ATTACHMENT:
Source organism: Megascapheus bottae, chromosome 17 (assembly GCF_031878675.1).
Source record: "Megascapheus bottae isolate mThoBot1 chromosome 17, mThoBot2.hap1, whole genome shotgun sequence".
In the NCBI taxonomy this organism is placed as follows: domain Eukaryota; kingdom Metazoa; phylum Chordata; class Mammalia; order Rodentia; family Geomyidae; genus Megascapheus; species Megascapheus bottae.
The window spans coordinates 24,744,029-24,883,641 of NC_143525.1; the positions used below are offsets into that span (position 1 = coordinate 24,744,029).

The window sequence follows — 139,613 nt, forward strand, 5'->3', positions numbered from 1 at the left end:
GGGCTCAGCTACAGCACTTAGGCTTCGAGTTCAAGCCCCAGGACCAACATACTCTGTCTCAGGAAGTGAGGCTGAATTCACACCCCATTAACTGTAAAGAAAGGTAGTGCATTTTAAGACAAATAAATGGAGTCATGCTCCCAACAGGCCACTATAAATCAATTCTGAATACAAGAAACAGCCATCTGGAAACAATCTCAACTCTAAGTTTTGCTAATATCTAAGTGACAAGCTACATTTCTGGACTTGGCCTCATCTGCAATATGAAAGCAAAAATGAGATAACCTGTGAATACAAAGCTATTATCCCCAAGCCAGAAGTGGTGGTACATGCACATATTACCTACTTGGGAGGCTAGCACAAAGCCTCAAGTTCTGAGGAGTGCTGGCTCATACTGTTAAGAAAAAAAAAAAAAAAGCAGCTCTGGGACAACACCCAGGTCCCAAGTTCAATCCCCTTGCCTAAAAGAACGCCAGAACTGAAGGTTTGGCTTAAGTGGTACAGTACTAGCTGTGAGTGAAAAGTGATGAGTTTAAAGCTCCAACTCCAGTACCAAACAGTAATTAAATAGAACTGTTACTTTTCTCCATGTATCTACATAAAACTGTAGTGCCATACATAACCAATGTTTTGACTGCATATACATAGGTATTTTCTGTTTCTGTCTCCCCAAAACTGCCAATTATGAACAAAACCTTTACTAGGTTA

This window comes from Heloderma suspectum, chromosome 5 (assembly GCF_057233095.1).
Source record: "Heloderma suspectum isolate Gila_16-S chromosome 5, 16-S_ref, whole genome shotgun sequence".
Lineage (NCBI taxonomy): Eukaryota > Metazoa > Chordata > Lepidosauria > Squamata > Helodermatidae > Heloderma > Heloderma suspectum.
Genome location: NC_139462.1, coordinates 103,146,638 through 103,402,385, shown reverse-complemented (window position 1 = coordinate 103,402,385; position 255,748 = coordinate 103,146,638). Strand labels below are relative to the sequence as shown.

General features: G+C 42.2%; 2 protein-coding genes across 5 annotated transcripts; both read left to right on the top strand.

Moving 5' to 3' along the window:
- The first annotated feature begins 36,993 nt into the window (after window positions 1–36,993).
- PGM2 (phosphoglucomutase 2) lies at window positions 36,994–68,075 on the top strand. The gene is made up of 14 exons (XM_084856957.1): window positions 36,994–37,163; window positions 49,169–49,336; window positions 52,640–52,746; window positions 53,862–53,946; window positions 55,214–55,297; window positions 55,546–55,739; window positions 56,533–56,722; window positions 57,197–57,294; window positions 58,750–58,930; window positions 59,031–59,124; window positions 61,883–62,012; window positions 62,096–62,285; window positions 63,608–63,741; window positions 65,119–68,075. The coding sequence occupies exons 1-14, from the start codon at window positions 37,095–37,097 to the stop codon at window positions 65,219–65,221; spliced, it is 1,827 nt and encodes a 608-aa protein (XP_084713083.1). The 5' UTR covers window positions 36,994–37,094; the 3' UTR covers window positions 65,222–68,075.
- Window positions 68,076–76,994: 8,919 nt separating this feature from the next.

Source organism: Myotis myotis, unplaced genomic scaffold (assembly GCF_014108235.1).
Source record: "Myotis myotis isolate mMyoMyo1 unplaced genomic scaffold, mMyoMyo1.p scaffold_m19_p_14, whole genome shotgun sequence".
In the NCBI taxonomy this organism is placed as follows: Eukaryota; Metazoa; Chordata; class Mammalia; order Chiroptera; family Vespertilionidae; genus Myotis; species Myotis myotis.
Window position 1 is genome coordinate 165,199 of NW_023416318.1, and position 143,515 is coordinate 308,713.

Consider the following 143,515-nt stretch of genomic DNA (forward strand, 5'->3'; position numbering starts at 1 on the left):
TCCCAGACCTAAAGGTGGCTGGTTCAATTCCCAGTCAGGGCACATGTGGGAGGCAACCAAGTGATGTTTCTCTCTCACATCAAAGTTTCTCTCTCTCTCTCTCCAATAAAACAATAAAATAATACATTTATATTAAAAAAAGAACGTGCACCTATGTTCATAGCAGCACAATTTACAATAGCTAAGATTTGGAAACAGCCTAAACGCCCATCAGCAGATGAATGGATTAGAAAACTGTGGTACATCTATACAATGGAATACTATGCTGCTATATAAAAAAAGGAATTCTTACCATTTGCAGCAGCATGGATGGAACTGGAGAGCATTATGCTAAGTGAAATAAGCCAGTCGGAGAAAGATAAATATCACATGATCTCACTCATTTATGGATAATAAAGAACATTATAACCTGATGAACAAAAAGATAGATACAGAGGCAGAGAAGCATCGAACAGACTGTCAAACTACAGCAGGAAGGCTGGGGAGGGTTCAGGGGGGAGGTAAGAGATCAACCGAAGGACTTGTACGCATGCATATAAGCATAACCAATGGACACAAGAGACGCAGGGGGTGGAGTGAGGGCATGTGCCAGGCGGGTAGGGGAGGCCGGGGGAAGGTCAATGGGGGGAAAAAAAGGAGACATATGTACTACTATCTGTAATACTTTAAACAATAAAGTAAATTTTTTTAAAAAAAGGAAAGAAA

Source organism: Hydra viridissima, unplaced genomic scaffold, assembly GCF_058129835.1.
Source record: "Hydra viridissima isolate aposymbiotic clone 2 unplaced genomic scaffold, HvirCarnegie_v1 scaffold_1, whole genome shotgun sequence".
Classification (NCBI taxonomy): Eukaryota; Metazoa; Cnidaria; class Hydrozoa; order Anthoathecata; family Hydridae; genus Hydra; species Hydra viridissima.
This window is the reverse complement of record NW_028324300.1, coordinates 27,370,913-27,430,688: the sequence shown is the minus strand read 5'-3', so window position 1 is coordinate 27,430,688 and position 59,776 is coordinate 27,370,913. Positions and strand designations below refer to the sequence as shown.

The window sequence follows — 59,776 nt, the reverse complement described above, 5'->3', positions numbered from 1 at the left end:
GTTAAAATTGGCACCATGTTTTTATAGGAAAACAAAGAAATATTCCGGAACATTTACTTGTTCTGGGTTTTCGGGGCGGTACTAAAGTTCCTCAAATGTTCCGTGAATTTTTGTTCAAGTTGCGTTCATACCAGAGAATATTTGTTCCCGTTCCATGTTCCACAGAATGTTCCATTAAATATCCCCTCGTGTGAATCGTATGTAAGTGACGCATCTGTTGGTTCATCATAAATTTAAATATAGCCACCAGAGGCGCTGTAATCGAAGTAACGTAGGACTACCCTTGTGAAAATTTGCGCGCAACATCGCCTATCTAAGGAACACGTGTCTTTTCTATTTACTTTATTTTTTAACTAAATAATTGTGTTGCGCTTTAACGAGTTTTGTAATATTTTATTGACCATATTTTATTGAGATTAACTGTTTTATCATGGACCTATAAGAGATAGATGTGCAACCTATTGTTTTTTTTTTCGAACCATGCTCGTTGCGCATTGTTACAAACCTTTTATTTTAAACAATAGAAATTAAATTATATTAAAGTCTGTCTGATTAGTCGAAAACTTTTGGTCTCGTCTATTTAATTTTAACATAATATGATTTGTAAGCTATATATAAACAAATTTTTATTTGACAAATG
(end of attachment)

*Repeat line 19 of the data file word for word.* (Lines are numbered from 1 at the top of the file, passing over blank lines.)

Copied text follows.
Window position 1 is genome coordinate 165,199 of NW_023416318.1, and position 143,515 is coordinate 308,713.